In 1915, upon her husband’s death, Alvina Schueler became the owner in fee simple of real estate improved with an eight-room two-story dwelling located on the east side of the Fox river, about one mile north of the McHenry bridge. Thereafter, Mrs. Schueler was in possession of the premises and occupied the property as a summer residence about seven months of the year, usually from early spring until November. On February 23, 1933, *602she conveyed the property to her granddaughter, Beryl Spies, and husband, by. warranty deed, which was caused to be placed of record in due course. These grantees, in turn, on February 24, 1933, reconveyed the property to Mrs. Schueler. This second deed was not placed of record until November 24, 1936. On the same day, the challenged conveyance, a quitclaim, deed to the property from herself to Blomstrand, dated November 10, 1936, was recorded. Mrs. Schueler had become acquainted with Blomstrand in 1928 or 1929 when she was a customer, and he, an employee, of the Logan Square State Savings Bank, in Chicago. In 1932, the bank closed and, subsequently, Blomstrand became a member of a real-estate firm and, later still, in 1934, went into business for himself under the name of H. R. Blomstrand & Company. Mrs. Schueler owned mortgage notes and real-estate bonds having an aggregate par value between $18,000 and $20,000, all the obligations being in default. She turned these securities over to Blomstrand who deposited them with the respective bondholders’ committees. He was chairman of many, if not all, of the committees, and his real-estate company the depositary. Remittances representing collections on the defaulted bonds were sent to Mrs. Schueler. During this period, Blomstrand advanced modest sums to her ranging from $25 to $75. He kept no record of the advances, and she repaid him in full. Mrs. Schueler, on November 10, 1936, also owned an improved parcel of real estate in Chicago, located at 5030 Berteau avenue. She paid $9200 for this property in, or prior to, 1921. In 1936, the mortgagee, according to Blomstrand, was pressing for payment of the mortgage indebtedness in the principal amount of $5000. Blomstrand paid her $100 for her equity in the property, and purchased the mortgage note for approximately $4000. Interest for five years, amounting to more than $1000, was in default, and taxes were in arrears. It does not appear, however, that Blomstrand paid the past-*603due interest, or whether he paid the taxes in full or compromised them. Eliminating details, Blomstrand paid Mrs. Schueler $100 for the property, paid off the mortgage debt at the rate of eighty cents on the dollar, and moved into the propery on Berteau avenue, a five- or six-room house, which he, up to the time of the trial in 1945, occupied as his home. Four months later, on March 23, 1937, he wrote to Mrs. Schueler, who was then in Florida, saying, in part: “In connection with the property that you own at 5030 Berteau Avenue, I am sorry to advise you that Mr. Charles Porter was in desperate need of moneys and recently disposed of the mortgage by selling it to a person, who at the present time is about to foreclose on the property. * * * The owner of the mortgage has suggested that he will pay a sum of $50.00 or $75.00 for the deed to the property so that he does not have to foreclose. * * * Kindly advise me whether I should give a deed to the property and at least get something for the title.” On the same day that Blomstrand paid Mrs. Schueler $100 for her equity in the Berteau avenue property, the deed to the property on Fox river was executed. Apparently, she turned over to Blomstrand the deed from Beryl Spies to herself reconveying the property in controversy. According to Blomstrand, Mrs. Schueler declared that she had placed title in her granddaughter and the latter’s husband for convenience to avoid claims or judgments which might be entered against her and, for this reason, had never caused the deed to be recorded, adding: “Now that you have the deed, you can copy the legal description of it and then you will have to record both of them because you will have to put the title first to me and then to you.” In this connection, we observe that the deed from Mrs. Schueler to Blomstrand, dated November 10, 1936, not only contains the legal description, but, also, the following language taken verbatim from the deed of February 24, 1933, from Beryl Spies and her husband to Mrs. Schueler: *604“including also all the contents of said building excepting the bedding and wearing apparel.”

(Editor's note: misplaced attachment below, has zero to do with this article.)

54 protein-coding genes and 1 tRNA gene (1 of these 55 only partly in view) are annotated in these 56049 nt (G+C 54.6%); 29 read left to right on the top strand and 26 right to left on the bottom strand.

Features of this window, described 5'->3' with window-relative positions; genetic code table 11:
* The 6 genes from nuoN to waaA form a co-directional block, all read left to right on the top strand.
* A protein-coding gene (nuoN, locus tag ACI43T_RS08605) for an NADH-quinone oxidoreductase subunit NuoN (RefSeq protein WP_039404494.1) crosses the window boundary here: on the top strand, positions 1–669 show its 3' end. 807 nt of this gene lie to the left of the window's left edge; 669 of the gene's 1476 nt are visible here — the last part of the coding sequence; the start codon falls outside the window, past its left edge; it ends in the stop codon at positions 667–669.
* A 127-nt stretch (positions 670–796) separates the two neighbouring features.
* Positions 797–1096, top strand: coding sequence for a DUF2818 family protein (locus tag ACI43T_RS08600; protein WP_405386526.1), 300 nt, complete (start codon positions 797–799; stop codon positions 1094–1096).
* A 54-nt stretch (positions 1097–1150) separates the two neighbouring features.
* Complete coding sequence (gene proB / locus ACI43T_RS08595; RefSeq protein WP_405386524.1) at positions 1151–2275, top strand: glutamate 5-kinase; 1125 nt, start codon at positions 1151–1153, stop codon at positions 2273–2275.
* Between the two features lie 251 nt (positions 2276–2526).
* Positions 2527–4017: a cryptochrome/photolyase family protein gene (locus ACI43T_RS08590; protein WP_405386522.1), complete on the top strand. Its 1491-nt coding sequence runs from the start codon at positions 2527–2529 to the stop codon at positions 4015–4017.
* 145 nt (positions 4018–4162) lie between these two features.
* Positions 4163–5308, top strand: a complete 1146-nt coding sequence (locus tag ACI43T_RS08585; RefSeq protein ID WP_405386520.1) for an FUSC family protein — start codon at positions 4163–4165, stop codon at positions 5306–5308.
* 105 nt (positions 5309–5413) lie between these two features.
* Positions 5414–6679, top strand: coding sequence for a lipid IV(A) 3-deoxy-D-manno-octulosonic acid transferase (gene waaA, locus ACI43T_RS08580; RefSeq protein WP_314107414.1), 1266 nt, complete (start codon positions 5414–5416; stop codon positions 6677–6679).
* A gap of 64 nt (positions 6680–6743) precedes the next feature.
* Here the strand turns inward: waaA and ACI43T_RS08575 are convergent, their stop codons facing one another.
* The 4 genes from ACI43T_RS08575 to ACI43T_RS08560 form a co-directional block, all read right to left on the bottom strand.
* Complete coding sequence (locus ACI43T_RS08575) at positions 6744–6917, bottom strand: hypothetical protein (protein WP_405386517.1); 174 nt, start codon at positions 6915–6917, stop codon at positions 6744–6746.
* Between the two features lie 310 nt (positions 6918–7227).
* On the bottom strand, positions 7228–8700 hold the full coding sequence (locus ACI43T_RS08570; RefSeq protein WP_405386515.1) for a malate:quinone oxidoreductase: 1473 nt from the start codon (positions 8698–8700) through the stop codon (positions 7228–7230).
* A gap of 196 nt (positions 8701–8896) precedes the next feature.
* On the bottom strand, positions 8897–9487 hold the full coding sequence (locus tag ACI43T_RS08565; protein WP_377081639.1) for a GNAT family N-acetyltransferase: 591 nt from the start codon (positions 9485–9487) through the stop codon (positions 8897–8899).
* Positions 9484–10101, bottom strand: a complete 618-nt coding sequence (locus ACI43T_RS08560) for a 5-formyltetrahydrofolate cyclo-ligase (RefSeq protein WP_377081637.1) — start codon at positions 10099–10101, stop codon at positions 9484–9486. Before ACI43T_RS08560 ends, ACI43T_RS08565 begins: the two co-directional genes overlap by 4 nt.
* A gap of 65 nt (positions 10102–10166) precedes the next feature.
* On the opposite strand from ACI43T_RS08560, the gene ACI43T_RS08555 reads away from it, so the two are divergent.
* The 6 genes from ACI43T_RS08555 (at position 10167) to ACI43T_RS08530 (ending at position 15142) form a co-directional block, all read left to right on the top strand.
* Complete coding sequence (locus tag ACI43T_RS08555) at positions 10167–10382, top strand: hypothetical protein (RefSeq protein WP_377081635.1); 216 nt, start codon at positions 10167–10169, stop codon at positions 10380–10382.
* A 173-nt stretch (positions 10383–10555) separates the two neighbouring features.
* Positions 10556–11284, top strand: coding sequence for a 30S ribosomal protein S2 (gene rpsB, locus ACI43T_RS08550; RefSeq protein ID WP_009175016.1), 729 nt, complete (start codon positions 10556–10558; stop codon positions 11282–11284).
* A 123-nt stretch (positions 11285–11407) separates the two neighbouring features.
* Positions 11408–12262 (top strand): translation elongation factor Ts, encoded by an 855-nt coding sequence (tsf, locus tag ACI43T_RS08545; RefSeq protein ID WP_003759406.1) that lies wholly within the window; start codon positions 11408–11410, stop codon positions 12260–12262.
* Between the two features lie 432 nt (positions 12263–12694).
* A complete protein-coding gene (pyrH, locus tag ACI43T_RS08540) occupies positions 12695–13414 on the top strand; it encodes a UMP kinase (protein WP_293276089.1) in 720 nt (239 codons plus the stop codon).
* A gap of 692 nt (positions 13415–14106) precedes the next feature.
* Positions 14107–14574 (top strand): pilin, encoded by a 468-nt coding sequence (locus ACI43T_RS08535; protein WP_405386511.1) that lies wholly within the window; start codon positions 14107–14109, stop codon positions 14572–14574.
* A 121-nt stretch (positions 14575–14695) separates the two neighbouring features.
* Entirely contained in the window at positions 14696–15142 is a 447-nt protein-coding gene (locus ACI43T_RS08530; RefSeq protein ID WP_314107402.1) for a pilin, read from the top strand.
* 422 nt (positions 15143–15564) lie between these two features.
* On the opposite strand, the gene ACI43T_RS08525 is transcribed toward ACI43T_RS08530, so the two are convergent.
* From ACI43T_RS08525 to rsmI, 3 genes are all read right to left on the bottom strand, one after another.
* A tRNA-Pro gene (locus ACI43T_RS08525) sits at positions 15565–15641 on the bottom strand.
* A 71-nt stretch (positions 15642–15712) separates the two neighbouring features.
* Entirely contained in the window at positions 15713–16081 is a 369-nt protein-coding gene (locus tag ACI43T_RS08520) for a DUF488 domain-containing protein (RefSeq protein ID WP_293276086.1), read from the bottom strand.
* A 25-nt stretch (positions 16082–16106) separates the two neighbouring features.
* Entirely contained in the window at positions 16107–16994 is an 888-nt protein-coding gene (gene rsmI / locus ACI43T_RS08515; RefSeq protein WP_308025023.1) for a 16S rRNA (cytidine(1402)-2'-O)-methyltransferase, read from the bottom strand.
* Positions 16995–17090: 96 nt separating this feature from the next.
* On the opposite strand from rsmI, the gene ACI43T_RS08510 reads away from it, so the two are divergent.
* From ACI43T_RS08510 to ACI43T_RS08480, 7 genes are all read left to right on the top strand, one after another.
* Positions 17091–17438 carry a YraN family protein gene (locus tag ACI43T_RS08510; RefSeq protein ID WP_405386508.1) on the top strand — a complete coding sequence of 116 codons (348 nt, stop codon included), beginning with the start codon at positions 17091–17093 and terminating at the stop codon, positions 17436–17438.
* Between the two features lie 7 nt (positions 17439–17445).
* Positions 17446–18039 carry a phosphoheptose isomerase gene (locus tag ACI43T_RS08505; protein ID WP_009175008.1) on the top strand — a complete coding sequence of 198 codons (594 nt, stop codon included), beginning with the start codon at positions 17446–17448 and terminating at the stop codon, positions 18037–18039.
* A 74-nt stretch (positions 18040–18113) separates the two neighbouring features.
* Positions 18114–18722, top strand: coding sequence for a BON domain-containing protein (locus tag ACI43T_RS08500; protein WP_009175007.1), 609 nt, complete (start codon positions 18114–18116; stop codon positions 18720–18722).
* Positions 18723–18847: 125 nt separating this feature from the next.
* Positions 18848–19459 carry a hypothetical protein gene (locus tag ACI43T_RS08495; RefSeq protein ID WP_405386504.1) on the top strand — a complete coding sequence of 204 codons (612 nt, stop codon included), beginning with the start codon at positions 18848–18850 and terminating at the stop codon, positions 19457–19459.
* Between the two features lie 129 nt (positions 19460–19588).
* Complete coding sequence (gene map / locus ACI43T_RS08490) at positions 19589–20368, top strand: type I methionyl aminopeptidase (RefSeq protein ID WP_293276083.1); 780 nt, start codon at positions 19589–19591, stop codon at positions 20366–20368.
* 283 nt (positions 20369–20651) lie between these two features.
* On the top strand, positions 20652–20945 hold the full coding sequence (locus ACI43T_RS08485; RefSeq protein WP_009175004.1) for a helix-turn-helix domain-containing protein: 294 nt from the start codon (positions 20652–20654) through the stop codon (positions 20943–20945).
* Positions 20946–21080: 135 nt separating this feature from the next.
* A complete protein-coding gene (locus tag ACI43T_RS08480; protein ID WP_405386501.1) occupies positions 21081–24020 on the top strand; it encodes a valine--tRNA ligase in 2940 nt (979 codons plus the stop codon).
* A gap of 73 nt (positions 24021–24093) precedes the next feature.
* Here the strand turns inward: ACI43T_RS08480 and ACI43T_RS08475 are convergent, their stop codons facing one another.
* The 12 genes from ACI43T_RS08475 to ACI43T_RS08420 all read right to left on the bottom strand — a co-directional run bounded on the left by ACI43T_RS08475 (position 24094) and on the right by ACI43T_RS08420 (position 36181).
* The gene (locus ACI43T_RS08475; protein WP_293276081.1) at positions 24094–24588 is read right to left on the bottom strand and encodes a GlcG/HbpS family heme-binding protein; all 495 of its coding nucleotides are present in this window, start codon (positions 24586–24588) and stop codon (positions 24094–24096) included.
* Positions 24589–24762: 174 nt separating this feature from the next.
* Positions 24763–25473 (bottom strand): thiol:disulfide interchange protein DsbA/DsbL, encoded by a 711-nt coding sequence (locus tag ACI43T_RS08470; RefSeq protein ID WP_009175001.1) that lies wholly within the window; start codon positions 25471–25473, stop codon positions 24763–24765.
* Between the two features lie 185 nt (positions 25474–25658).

On the same day or the day after the deeds to Mrs. Schueler’s two parcels of real estate were executed, she also executed a will, dated November 11, 1936, prepared by Blomstrand. We must note that he,is not a lawyer. By this will, she divided her property equally among her four sons, and appointed Blomstrand executor of her will and trustee of her estate, giving him full power and authority “to liquidate any and all assets of my estate after my death and authorize and empower him to distribute equally to my four sons, * * * any and all assets after they have been liquidated by Harold R. Blomstrand.”